A University of Cincinnati student is hoping to encourage creativity and community by starting a storytelling platform for women on campus to share their writings, poems and more.
Camryn Morrow, a second-year human development and community engagement student, recently launched her website “Sister Outsiders” with presences on Twitter and Instagram Aug. 31.
Morrow graduated from the School for Creative and Preforming Arts, a high school in Over-the-Rhine, in 2018. There she studied creative writing and wanted to find a way to continue practicing this passion in college.
The inspiration for Sister Outsiders came from Audre Lorde, a civil rights activist and writer who wrote a collection of essays by the same name in 1984.
“Her essays were all about breaking silences and finding your identity,” Morrow said. “I wanted to create a space where people could do the same and find strength in being vulnerable.”
Morrow’s goal is to unite women on campus through a common love of writing. She said she hopes they can learn from each other while creating a community of feminist writers.
“I hope to explore my passions and make a mark on campus, to shine a light on the many stories that go unheard and empower women to create their own revolutions,” she said.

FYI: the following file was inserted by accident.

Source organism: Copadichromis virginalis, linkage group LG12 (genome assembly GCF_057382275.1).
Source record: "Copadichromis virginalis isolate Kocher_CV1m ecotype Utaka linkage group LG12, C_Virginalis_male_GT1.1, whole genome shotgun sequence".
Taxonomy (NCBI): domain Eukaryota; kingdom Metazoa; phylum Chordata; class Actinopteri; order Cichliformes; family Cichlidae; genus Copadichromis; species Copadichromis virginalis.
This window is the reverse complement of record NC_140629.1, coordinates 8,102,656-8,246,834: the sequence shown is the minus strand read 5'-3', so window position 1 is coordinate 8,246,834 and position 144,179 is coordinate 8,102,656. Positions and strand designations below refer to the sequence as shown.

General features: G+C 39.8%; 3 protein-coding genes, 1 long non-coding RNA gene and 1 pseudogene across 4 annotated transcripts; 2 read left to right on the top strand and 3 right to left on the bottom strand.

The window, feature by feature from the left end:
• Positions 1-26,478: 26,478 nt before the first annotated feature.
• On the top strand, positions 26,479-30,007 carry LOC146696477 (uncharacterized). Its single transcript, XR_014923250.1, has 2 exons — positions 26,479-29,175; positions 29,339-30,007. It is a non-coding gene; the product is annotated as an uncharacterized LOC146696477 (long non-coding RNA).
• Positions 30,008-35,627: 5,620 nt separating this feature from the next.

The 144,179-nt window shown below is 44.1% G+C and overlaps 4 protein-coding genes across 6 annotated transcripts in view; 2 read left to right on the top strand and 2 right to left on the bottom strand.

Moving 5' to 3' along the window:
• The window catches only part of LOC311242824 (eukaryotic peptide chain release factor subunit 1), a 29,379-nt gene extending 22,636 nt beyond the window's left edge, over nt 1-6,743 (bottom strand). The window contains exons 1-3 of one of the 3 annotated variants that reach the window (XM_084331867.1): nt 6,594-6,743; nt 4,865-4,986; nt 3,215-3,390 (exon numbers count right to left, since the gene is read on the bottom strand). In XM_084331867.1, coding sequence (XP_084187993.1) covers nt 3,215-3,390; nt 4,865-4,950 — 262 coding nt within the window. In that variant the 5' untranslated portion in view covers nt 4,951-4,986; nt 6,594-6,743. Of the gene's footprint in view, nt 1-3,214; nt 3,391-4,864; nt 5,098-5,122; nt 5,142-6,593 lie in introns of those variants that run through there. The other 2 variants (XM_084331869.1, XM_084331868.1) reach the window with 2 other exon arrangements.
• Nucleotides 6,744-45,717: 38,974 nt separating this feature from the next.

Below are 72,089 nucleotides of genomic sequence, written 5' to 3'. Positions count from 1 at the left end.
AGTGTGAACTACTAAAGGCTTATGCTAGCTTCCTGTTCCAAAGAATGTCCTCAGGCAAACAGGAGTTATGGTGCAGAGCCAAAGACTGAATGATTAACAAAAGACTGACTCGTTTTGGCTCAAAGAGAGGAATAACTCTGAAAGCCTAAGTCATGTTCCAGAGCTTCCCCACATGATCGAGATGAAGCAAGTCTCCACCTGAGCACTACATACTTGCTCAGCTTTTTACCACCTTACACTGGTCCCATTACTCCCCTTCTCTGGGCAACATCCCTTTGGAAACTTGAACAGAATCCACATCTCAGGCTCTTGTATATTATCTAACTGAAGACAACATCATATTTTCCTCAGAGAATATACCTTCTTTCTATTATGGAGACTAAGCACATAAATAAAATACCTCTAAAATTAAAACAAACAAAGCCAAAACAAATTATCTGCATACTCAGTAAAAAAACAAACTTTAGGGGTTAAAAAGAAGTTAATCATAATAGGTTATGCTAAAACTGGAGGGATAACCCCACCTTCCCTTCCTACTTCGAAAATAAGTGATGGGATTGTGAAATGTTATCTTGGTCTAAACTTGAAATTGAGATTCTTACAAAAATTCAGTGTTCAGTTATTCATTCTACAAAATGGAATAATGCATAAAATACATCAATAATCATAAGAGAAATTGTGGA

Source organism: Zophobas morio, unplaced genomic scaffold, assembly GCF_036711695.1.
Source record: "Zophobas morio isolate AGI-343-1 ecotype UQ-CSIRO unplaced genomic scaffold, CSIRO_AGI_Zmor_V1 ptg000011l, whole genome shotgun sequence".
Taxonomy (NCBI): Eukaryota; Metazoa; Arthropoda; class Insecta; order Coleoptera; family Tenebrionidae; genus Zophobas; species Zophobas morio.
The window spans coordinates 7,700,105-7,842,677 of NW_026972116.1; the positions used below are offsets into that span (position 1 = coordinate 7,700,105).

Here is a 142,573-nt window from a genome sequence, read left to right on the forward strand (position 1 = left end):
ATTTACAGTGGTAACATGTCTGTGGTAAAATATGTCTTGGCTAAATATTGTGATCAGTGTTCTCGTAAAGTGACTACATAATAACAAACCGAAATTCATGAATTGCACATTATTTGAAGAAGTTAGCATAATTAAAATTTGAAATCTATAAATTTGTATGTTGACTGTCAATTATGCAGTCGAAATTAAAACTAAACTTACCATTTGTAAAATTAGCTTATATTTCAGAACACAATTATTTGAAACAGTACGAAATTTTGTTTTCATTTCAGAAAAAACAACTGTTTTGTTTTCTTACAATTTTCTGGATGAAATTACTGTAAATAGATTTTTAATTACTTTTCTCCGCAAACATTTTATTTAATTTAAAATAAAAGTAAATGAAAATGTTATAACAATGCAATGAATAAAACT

Sister Outsiders hopes to create a sisterhood by exploring the complexities of identity and embracing the similarities and differences among women. Using storytelling as a form of protest and tool for change, the written works are chosen to bring attention to the realities of women on campus.
After less than one week, Morrow’s passion for community and storytelling has already been positively relayed by women on campus. The website has already received numerous writing submissions to be featured and has gained over 200 followers on Instagram.
Renner, a fourth-year photojournalism student who identifies only by her last name, followed the account because “writing can be beautiful, a raw outlet for self-expression.” She submitted excerpts from one of her favorites pieces this week. While it wasn’t her own work, she still felt the writing would be appreciated by the platform’s following.
“I just wanted to share the piece because I thought Camryn [Morrow] would enjoy it,” Renner said. “The thoughtful works of people who identify with the unique elements of womanhood empowers me to not only accept my complex feelings but harness them to manifest work which amplifies the truth.”
You can check out Sister Outsiders on Instagram and Twitter (@sisteroutsiders) or at sisteroutsiders.weebly.com.